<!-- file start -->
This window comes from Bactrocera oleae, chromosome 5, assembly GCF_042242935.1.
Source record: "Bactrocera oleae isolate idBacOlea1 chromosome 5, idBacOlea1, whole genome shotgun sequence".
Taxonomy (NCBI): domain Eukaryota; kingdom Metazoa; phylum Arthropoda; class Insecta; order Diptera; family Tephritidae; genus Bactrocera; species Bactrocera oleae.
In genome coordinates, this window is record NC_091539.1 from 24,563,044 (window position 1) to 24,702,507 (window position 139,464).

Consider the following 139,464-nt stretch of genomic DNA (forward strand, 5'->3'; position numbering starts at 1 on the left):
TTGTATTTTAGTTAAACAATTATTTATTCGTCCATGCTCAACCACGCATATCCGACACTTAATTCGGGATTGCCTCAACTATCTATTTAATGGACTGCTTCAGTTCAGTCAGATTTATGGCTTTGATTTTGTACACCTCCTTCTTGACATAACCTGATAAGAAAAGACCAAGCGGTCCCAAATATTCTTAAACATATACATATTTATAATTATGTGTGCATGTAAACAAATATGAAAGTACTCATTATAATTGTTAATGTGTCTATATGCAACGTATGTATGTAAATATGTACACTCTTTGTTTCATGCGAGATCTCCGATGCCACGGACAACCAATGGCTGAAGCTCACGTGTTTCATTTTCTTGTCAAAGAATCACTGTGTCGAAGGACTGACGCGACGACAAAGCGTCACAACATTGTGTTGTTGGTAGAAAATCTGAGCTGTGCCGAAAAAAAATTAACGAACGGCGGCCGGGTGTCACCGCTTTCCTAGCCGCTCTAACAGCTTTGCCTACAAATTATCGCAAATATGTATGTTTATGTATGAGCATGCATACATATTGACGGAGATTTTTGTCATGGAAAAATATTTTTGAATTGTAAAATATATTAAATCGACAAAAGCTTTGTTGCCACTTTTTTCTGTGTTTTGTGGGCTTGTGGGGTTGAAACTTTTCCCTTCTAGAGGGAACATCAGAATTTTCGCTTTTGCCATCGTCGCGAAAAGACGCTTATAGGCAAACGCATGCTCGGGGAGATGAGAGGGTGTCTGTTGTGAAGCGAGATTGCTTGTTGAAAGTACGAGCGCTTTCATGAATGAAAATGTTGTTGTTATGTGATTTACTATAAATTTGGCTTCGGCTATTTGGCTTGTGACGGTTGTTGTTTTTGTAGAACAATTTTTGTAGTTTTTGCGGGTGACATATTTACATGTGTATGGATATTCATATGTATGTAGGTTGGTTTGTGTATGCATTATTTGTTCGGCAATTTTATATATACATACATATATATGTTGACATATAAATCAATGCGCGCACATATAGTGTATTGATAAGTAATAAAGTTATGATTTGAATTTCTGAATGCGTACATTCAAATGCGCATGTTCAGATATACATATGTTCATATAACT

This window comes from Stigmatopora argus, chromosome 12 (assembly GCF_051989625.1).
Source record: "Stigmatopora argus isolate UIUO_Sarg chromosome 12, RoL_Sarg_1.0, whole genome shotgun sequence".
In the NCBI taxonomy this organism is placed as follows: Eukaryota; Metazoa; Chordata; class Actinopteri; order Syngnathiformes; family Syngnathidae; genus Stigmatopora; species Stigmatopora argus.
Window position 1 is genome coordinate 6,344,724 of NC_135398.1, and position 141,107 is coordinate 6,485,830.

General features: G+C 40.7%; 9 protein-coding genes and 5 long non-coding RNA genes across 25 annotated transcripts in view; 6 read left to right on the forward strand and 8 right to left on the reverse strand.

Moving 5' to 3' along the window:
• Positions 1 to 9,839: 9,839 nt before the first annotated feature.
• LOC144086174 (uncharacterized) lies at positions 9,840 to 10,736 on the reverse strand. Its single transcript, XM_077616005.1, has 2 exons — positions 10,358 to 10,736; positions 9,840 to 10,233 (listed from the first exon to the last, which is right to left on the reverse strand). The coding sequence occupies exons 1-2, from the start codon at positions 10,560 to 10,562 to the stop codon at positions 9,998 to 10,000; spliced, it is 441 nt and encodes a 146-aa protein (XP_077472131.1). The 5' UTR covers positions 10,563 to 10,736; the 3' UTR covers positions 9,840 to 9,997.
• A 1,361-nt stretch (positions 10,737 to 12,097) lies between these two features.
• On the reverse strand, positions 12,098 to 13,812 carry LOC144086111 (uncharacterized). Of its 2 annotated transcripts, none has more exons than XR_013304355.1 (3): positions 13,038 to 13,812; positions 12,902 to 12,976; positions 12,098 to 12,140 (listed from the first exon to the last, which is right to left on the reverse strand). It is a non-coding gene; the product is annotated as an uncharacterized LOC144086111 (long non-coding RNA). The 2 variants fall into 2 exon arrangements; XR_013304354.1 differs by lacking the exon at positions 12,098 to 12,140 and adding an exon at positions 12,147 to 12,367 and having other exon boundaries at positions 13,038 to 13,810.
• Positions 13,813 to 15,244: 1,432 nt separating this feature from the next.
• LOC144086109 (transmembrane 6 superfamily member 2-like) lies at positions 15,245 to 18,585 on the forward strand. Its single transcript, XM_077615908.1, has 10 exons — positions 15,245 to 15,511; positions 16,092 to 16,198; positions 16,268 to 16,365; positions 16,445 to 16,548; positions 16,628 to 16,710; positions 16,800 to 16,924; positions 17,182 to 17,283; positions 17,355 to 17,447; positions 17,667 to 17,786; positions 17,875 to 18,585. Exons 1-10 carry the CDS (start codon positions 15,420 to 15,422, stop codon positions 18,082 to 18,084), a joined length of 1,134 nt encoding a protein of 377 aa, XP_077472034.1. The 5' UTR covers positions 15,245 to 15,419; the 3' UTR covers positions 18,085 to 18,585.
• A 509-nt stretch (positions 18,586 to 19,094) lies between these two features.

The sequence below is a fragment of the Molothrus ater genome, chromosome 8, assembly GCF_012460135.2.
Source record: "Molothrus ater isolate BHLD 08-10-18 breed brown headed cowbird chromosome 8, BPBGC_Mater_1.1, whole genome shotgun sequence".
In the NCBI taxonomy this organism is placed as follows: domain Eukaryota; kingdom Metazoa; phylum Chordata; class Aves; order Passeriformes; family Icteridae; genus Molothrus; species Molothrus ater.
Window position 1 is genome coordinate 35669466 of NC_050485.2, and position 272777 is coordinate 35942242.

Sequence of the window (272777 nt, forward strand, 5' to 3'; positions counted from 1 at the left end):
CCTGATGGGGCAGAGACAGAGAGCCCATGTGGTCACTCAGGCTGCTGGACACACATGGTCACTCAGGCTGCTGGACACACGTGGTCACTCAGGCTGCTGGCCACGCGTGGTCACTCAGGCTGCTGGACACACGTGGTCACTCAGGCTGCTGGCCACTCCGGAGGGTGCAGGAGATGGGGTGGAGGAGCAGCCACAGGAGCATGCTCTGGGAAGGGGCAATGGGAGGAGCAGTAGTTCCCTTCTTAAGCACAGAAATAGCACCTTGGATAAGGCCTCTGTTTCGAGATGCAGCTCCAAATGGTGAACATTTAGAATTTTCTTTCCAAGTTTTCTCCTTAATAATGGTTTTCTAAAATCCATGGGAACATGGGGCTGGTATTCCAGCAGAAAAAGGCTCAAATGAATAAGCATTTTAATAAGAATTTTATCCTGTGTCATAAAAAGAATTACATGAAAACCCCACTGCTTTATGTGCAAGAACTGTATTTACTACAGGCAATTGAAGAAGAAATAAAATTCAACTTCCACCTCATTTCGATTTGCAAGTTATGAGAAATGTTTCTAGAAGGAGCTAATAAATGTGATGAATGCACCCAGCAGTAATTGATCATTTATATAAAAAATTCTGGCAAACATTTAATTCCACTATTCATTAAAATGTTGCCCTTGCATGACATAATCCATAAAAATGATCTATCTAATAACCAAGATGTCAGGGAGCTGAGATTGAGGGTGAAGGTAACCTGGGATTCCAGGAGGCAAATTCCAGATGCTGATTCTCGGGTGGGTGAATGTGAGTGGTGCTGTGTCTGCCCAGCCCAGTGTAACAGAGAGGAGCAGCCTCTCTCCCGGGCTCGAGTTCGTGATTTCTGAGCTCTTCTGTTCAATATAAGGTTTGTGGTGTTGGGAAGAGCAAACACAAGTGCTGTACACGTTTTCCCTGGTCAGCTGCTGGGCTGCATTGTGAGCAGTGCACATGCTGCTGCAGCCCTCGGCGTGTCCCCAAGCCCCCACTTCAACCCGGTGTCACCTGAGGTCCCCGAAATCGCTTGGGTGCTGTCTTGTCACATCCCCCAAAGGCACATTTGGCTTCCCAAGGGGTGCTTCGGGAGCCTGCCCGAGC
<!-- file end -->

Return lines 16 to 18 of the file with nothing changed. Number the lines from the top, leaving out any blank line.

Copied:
• On the reverse strand, positions 12,098 to 13,812 carry LOC144086111 (uncharacterized). Of its 2 annotated transcripts, none has more exons than XR_013304355.1 (3): positions 13,038 to 13,812; positions 12,902 to 12,976; positions 12,098 to 12,140 (listed from the first exon to the last, which is right to left on the reverse strand). It is a non-coding gene; the product is annotated as an uncharacterized LOC144086111 (long non-coding RNA). The 2 variants fall into 2 exon arrangements; XR_013304354.1 differs by lacking the exon at positions 12,098 to 12,140 and adding an exon at positions 12,147 to 12,367 and having other exon boundaries at positions 13,038 to 13,810.
• Positions 13,813 to 15,244: 1,432 nt separating this feature from the next.
• LOC144086109 (transmembrane 6 superfamily member 2-like) lies at positions 15,245 to 18,585 on the forward strand. Its single transcript, XM_077615908.1, has 10 exons — positions 15,245 to 15,511; positions 16,092 to 16,198; positions 16,268 to 16,365; positions 16,445 to 16,548; positions 16,628 to 16,710; positions 16,800 to 16,924; positions 17,182 to 17,283; positions 17,355 to 17,447; positions 17,667 to 17,786; positions 17,875 to 18,585. Exons 1-10 carry the CDS (start codon positions 15,420 to 15,422, stop codon positions 18,082 to 18,084), a joined length of 1,134 nt encoding a protein of 377 aa, XP_077472034.1. The 5' UTR covers positions 15,245 to 15,419; the 3' UTR covers positions 18,085 to 18,585.